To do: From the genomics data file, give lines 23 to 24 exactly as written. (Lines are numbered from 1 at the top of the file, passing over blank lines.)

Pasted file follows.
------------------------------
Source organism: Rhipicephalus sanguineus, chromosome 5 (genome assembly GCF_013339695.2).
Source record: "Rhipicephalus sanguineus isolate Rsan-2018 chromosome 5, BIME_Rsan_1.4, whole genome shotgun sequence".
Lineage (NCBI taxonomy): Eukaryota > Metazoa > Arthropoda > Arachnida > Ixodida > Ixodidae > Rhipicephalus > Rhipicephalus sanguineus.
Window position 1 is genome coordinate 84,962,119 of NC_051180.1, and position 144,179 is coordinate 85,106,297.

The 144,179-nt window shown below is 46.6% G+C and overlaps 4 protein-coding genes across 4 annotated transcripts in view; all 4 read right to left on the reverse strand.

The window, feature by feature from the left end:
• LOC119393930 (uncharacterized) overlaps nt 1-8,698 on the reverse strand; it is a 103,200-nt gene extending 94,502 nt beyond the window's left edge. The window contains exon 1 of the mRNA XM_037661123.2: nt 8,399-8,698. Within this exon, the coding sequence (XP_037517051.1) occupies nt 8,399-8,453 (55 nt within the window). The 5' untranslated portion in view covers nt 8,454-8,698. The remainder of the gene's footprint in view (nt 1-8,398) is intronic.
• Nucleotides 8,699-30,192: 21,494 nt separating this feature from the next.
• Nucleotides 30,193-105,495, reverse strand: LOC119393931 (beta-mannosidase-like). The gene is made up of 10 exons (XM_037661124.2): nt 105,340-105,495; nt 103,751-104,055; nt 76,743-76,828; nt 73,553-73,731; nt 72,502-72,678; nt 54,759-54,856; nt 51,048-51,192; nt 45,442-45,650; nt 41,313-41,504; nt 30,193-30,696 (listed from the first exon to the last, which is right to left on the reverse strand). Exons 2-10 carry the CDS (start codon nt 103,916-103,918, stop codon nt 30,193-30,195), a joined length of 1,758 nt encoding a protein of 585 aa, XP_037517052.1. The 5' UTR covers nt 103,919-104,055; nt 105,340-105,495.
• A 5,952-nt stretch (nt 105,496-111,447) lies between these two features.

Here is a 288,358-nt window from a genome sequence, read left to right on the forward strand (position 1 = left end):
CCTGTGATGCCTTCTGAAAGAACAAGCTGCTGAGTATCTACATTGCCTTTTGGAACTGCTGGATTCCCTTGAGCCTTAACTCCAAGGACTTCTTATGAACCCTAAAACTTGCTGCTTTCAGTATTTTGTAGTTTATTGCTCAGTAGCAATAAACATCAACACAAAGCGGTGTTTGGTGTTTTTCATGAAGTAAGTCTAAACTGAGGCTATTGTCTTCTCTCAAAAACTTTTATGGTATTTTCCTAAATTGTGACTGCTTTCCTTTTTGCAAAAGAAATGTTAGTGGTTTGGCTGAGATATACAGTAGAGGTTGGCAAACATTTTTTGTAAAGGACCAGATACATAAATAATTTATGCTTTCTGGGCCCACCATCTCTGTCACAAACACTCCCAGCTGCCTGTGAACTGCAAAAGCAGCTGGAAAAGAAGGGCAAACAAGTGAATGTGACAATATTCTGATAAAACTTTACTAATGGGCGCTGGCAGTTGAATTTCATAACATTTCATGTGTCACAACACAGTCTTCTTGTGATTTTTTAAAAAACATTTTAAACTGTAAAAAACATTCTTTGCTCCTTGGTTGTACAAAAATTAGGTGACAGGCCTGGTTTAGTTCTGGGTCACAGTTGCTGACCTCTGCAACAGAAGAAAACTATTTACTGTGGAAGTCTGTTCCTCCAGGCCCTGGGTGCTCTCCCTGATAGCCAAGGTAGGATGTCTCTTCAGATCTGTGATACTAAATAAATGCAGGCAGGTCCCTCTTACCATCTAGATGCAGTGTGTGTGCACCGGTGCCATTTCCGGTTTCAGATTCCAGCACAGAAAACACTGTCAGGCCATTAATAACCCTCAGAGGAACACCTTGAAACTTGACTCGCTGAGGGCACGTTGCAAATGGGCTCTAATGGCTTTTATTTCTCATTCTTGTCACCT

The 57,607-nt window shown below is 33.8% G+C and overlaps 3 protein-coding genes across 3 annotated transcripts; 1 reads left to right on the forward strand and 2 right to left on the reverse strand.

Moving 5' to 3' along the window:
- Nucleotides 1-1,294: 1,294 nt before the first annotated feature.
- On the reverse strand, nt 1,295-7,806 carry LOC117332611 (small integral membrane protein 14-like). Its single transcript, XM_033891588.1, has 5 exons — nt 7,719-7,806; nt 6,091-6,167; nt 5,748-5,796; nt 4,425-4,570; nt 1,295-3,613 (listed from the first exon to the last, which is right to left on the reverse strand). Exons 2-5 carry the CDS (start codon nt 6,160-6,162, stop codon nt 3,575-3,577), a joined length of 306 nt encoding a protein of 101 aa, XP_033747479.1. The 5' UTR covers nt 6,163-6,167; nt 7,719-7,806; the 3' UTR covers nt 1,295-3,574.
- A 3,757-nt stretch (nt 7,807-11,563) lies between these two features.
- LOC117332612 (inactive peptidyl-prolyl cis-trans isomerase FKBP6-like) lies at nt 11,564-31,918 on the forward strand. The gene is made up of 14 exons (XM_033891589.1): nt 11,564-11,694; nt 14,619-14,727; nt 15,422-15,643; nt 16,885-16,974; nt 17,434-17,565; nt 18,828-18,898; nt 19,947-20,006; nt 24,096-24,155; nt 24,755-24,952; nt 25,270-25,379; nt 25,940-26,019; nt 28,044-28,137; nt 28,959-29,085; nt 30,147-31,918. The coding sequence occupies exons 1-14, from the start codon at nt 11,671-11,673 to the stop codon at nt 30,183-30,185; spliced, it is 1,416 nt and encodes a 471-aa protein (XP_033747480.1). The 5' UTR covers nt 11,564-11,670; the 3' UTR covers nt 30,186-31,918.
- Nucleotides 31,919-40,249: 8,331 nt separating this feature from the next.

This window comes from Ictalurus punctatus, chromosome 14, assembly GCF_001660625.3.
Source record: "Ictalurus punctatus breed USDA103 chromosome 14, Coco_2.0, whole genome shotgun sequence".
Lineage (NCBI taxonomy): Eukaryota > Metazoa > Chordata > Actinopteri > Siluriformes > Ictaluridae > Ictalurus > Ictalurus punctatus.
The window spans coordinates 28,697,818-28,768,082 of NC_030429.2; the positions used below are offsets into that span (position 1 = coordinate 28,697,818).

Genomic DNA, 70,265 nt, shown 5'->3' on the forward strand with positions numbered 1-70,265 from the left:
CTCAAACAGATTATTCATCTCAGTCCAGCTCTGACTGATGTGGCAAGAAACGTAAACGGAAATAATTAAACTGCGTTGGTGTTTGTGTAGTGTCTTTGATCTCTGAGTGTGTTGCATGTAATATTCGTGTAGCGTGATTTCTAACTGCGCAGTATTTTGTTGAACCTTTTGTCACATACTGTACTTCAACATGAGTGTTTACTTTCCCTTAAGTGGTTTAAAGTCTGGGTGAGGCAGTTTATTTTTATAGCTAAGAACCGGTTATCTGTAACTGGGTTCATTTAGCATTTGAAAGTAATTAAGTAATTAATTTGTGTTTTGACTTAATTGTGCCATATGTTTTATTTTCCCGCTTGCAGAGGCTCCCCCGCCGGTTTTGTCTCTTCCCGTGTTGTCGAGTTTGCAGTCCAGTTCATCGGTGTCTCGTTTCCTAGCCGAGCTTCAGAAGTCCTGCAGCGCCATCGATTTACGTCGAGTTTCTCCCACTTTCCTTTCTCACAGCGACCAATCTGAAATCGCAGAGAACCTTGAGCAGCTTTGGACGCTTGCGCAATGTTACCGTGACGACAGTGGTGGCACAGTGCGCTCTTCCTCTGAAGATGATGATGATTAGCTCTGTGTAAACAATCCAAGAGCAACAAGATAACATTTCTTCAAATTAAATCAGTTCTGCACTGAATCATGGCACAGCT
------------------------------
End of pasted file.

The window spans coordinates 28,697,818-28,768,082 of NC_030429.2; the positions used below are offsets into that span (position 1 = coordinate 28,697,818).

Genomic DNA, 70,265 nt, shown 5'->3' on the forward strand with positions numbered 1-70,265 from the left: